It always makes me smile just to see the first butterfly of the season. I don’t know why, but it just feels slightly lucky or magical when those colorful wings flutter by! As you learn about bugs this spring, or maybe you’re just planning to enjoy warm weather outdoors, you must make this butterfly snack craft! Your kids will love it because it’s super cute and delicious all wrapped up!

Butterfly shaped snack bags for kids.

Recommended Grade Level:

Materials for the Butterfly Snack Bags

  • Snack Bags
  • Pipe Cleaners (chenille stems)
  • Snacks (fruit cereal, goldfish, cheerios, pretzels)

The butterfly themed snacks can be filled with whatever “stuffer” you have: fresh fruit, pretzel sticks, peanut butter cereal, marshmallows, raisins, etc. The butterfly snacks for preschoolers are engaging and fun to make and provide a kid-friendly snack when they get hungry. Perhaps after chasing those colorful wings with nets! (and setting them free, of course)

Preschool Snack Ideas

how to make butterfly snack bags with pipe cleaners AT SNACK TIME

BUTTERFLY SHAPED SNACKS ARE JUST ONE WAY TO KEEP STUDENTS’ MINDS ON LEARNING EVEN WHILE THEY ENJOY A YUMMY SNACK.

A butterfly or insect theme in preschool is a great way to create hands-on learning for students. Pairing a snack with any theme throughout the year is a wonderful way to incorporate art and eating, while also reviewing themed vocabulary or other skills.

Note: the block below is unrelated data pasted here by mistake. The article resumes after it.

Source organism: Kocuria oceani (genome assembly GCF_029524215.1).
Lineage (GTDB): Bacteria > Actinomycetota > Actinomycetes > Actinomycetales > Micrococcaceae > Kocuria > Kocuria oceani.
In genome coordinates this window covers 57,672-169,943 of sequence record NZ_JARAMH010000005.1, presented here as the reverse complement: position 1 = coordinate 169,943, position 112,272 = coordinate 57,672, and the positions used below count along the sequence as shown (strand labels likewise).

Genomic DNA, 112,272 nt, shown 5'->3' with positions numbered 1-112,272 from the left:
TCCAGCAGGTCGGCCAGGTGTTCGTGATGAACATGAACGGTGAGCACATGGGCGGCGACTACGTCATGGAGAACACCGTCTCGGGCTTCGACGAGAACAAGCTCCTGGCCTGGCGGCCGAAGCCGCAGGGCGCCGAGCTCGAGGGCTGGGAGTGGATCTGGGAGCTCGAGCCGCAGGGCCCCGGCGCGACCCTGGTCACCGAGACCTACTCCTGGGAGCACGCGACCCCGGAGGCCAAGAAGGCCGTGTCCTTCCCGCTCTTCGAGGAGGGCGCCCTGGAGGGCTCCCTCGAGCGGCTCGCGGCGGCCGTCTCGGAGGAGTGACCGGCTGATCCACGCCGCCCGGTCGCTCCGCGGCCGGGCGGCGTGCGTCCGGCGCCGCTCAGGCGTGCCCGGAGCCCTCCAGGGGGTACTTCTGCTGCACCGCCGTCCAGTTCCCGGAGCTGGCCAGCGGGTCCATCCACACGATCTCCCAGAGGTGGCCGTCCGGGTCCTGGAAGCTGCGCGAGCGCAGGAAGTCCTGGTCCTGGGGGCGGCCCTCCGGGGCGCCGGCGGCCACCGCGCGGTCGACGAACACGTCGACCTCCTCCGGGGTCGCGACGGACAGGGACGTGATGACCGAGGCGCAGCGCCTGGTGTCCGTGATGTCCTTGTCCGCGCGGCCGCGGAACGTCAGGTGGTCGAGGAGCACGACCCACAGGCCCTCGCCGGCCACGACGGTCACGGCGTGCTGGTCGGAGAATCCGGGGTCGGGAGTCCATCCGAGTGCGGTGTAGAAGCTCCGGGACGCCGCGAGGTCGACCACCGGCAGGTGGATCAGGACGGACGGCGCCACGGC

I love adding in a specialty themed “snacktivity” whenever possible. Everyone always wants to know what the daily snack is going to be! Walking through the steps to make the snack bag butterflies is part of the fun.

While making the preschool butterfly snack idea, you can chat about symmetry, the life cycle of a butterfly, what they need to eat, or the parts of the butterfly.

I like to make the butterfly food idea an hour or so before snack time so students can enjoy them a while before they end up in tummies. Display them on a baking sheet while students wait for snack time.

Creating the step-by-step craft requires listening and following directions. It’s a great time to talk about the real parts of a butterfly and the duplicates of some of those parts with craft supplies:

  • What color do you want your butterfly’s wings to be?
  • Is the shape of your snack butterfly’s wings similar to a real butterfly?
  • Can you find the part of your snack that would be the butterfly’s head? Antennae?
  • Does a real butterfly have parts that your snack doesn’t have? (legs, eyes)
Butterfly snack gags with Cheerios, Goldfish, and Fruit Loops.

What Can Preschoolers Learn While Making Snack Crafts?

PAIRING SNACKS AND CRAFTS

MAKING THE BUTTERFLY SNACKS WITH PRETZELS AND CEREAL REQUIRES GOOD LISTENING SKILLS. OPPORTUNITIES LIKE THIS GAIN HIGH INTEREST BECAUSE EVERYONE LOVES A YUMMY TREAT!

  • Do you know how to make a butterfly snack bag?
  • What did you do first? Next? Then?
  • Does your butterfly snack look like a real butterfly?
  • Point to the butterfly’s antennae/wings/body.

Why Is It Important For Kids To Make Edible Crafts?

It’s a no brainer that kids love snacks, but they also love craft projects. Pairing them together is win-win and provides unseen benefits related to child development.